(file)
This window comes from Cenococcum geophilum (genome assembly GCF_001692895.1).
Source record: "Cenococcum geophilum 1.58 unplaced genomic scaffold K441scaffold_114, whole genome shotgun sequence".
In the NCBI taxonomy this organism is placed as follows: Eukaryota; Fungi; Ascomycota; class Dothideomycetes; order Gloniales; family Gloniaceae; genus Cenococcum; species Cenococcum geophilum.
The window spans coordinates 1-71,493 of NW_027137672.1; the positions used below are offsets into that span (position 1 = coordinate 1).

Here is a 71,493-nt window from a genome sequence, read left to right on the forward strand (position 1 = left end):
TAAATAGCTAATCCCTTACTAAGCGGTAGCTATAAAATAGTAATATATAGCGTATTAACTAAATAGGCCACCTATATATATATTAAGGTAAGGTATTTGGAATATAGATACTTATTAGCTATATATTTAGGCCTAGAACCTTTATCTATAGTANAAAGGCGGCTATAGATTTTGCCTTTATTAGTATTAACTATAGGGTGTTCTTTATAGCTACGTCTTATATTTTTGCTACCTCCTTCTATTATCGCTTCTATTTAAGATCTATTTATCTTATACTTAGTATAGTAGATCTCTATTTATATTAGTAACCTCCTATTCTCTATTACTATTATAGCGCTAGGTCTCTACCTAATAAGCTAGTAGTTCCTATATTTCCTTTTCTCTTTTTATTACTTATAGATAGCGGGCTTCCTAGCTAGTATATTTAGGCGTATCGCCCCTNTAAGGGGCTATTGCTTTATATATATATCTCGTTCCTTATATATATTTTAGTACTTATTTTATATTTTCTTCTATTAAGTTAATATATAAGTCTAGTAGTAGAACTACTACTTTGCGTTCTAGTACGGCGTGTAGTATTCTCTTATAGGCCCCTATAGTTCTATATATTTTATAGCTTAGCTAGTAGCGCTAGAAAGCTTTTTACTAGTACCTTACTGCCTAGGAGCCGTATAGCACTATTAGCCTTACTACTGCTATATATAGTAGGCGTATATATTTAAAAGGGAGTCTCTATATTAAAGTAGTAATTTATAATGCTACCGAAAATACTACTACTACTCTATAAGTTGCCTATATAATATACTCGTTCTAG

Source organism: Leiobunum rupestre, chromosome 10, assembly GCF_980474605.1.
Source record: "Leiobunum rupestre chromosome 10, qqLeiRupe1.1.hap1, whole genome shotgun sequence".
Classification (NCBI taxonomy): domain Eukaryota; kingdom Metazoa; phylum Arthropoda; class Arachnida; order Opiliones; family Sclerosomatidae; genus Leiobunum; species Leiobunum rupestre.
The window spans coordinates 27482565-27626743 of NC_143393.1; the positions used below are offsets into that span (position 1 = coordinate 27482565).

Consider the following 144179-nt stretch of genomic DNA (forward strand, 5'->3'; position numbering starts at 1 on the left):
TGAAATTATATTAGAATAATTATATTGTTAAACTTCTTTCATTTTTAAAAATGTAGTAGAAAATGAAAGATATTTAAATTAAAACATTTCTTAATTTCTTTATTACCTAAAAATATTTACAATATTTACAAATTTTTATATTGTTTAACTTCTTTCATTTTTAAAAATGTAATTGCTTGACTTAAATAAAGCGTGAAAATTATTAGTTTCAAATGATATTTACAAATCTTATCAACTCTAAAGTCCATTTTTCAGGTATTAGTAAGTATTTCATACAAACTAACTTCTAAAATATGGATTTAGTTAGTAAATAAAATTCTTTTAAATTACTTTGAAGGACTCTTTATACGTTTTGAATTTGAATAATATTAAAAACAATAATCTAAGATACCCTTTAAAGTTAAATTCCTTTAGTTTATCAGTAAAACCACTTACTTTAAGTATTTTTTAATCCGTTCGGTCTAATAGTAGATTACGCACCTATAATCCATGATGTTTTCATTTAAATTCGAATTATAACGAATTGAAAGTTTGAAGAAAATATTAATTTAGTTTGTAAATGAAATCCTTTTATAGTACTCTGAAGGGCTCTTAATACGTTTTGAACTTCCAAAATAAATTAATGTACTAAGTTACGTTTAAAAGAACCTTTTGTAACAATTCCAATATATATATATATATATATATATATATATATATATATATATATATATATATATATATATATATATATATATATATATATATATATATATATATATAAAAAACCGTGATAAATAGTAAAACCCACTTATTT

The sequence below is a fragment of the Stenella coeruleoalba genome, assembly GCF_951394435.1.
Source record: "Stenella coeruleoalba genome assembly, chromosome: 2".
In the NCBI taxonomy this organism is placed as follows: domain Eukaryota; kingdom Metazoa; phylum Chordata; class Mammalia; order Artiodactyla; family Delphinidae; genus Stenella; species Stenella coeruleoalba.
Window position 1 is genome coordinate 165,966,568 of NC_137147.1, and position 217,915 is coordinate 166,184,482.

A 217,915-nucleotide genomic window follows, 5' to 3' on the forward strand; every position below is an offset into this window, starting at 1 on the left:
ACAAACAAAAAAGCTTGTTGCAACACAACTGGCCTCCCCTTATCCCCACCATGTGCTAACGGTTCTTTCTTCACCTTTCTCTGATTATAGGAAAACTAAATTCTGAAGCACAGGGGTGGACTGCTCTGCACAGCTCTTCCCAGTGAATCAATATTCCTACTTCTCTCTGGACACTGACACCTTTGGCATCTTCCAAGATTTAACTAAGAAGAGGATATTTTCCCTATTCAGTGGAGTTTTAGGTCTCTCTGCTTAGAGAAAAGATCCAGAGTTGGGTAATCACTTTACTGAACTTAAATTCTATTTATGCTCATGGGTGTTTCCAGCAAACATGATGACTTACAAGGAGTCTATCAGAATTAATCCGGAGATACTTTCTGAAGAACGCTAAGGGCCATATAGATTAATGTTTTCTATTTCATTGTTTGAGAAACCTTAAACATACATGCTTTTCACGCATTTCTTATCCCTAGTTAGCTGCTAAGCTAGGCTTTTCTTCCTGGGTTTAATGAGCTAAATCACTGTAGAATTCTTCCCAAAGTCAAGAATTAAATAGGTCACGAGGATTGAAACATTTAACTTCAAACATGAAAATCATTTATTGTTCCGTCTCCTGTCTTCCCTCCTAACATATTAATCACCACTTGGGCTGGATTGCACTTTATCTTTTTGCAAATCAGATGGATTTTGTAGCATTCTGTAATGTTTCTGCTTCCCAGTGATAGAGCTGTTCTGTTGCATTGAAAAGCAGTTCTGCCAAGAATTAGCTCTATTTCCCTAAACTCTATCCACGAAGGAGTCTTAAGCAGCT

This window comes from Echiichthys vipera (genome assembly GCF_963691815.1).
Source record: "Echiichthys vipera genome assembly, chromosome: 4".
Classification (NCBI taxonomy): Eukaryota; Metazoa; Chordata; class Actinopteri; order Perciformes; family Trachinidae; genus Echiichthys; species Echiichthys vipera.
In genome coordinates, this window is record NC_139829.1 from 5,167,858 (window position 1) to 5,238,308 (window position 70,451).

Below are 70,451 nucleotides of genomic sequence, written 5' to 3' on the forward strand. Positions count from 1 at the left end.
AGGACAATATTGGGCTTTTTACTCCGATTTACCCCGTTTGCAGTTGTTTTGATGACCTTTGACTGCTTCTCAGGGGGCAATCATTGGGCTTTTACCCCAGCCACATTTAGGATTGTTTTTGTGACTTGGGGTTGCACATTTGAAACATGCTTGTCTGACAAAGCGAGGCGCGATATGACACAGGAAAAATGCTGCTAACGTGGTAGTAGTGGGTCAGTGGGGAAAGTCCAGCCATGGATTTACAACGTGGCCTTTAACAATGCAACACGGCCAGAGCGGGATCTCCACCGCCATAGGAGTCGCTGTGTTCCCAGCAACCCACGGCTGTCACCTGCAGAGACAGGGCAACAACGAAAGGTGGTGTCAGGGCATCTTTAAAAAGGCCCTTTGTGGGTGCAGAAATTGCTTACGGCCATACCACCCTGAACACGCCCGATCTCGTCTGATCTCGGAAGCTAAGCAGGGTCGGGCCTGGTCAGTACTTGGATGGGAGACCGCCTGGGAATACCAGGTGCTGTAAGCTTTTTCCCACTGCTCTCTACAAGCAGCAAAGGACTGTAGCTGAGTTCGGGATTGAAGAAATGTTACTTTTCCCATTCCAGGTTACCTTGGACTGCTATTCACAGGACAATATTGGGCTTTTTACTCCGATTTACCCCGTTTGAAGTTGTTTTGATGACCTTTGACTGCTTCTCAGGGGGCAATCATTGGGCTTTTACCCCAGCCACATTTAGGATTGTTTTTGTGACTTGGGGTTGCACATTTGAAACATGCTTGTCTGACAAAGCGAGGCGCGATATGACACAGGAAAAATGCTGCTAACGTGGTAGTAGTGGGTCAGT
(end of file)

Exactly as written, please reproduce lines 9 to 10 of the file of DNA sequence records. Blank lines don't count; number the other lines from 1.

Classification (NCBI taxonomy): domain Eukaryota; kingdom Metazoa; phylum Arthropoda; class Arachnida; order Opiliones; family Sclerosomatidae; genus Leiobunum; species Leiobunum rupestre.
The window spans coordinates 27482565-27626743 of NC_143393.1; the positions used below are offsets into that span (position 1 = coordinate 27482565).